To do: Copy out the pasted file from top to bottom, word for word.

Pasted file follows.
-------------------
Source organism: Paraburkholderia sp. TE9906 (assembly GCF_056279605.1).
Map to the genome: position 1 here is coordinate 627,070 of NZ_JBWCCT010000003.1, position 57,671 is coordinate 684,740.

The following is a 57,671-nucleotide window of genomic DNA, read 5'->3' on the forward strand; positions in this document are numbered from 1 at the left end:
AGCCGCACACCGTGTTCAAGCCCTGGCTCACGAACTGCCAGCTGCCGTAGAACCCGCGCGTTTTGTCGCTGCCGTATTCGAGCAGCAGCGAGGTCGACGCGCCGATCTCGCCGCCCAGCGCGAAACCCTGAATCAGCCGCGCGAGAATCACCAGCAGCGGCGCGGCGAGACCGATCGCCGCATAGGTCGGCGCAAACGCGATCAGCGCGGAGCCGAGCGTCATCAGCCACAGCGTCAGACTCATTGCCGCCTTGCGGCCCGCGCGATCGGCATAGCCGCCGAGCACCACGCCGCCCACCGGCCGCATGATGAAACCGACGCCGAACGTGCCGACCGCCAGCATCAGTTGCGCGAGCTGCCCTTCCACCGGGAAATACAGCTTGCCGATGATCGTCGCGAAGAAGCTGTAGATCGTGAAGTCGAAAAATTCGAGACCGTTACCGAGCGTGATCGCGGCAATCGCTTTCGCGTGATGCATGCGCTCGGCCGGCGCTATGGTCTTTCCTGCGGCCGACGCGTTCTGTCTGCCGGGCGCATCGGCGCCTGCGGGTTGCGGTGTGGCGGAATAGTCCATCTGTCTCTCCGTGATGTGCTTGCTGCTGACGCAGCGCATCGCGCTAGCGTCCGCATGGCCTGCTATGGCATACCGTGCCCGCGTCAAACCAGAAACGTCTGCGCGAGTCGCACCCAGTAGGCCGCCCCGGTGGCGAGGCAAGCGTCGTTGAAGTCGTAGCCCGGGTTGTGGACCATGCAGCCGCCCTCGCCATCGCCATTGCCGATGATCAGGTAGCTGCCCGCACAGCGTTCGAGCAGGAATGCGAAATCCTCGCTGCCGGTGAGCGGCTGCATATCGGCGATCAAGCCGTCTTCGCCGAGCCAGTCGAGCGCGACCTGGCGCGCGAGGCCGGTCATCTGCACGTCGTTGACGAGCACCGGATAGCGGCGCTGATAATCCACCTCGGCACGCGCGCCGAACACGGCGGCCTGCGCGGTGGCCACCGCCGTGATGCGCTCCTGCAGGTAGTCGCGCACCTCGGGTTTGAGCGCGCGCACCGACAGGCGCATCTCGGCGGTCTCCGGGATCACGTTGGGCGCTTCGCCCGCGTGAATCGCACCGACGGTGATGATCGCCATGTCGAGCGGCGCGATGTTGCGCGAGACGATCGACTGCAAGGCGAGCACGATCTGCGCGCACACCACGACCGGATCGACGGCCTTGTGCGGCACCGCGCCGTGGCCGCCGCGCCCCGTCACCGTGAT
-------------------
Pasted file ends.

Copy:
Source organism: Paraburkholderia sp. TE9906 (assembly GCF_056279605.1).
Map to the genome: position 1 here is coordinate 627,070 of NZ_JBWCCT010000003.1, position 57,671 is coordinate 684,740.

The following is a 57,671-nucleotide window of genomic DNA, read 5'->3' on the forward strand; positions in this document are numbered from 1 at the left end:
AGCCGCACACCGTGTTCAAGCCCTGGCTCACGAACTGCCAGCTGCCGTAGAACCCGCGCGTTTTGTCGCTGCCGTATTCGAGCAGCAGCGAGGTCGACGCGCCGATCTCGCCGCCCAGCGCGAAACCCTGAATCAGCCGCGCGAGAATCACCAGCAGCGGCGCGGCGAGACCGATCGCCGCATAGGTCGGCGCAAACGCGATCAGCGCGGAGCCGAGCGTCATCAGCCACAGCGTCAGACTCATTGCCGCCTTGCGGCCCGCGCGATCGGCATAGCCGCCGAGCACCACGCCGCCCACCGGCCGCATGATGAAACCGACGCCGAACGTGCCGACCGCCAGCATCAGTTGCGCGAGCTGCCCTTCCACCGGGAAATACAGCTTGCCGATGATCGTCGCGAAGAAGCTGTAGATCGTGAAGTCGAAAAATTCGAGACCGTTACCGAGCGTGATCGCGGCAATCGCTTTCGCGTGATGCATGCGCTCGGCCGGCGCTATGGTCTTTCCTGCGGCCGACGCGTTCTGTCTGCCGGGCGCATCGGCGCCTGCGGGTTGCGGTGTGGCGGAATAGTCCATCTGTCTCTCCGTGATGTGCTTGCTGCTGACGCAGCGCATCGCGCTAGCGTCCGCATGGCCTGCTATGGCATACCGTGCCCGCGTCAAACCAGAAACGTCTGCGCGAGTCGCACCCAGTAGGCCGCCCCGGTGGCGAGGCAAGCGTCGTTGAAGTCGTAGCCCGGGTTGTGGACCATGCAGCCGCCCTCGCCATCGCCATTGCCGATGATCAGGTAGCTGCCCGCACAGCGTTCGAGCAGGAATGCGAAATCCTCGCTGCCGGTGAGCGGCTGCATATCGGCGATCAAGCCGTCTTCGCCGAGCCAGTCGAGCGCGACCTGGCGCGCGAGGCCGGTCATCTGCACGTCGTTGACGAGCACCGGATAGCGGCGCTGATAATCCACCTCGGCACGCGCGCCGAACACGGCGGCCTGCGCGGTGGCCACCGCCGTGATGCGCTCCTGCAGGTAGTCGCGCACCTCGGGTTTGAGCGCGCGCACCGACAGGCGCATCTCGGCGGTCTCCGGGATCACGTTGGGCGCTTCGCCCGCGTGAATCGCACCGACGGTGATGATCGCCATGTCGAGCGGCGCGATGTTGCGCGAGACGATCGACTGCAAGGCGAGCACGATCTGCGCGCACACCACGACCGGATCGACGGCCTTGTGCGGCACCGCGCCGTGGCCGCCGCGCCCCGTCACCGTGAT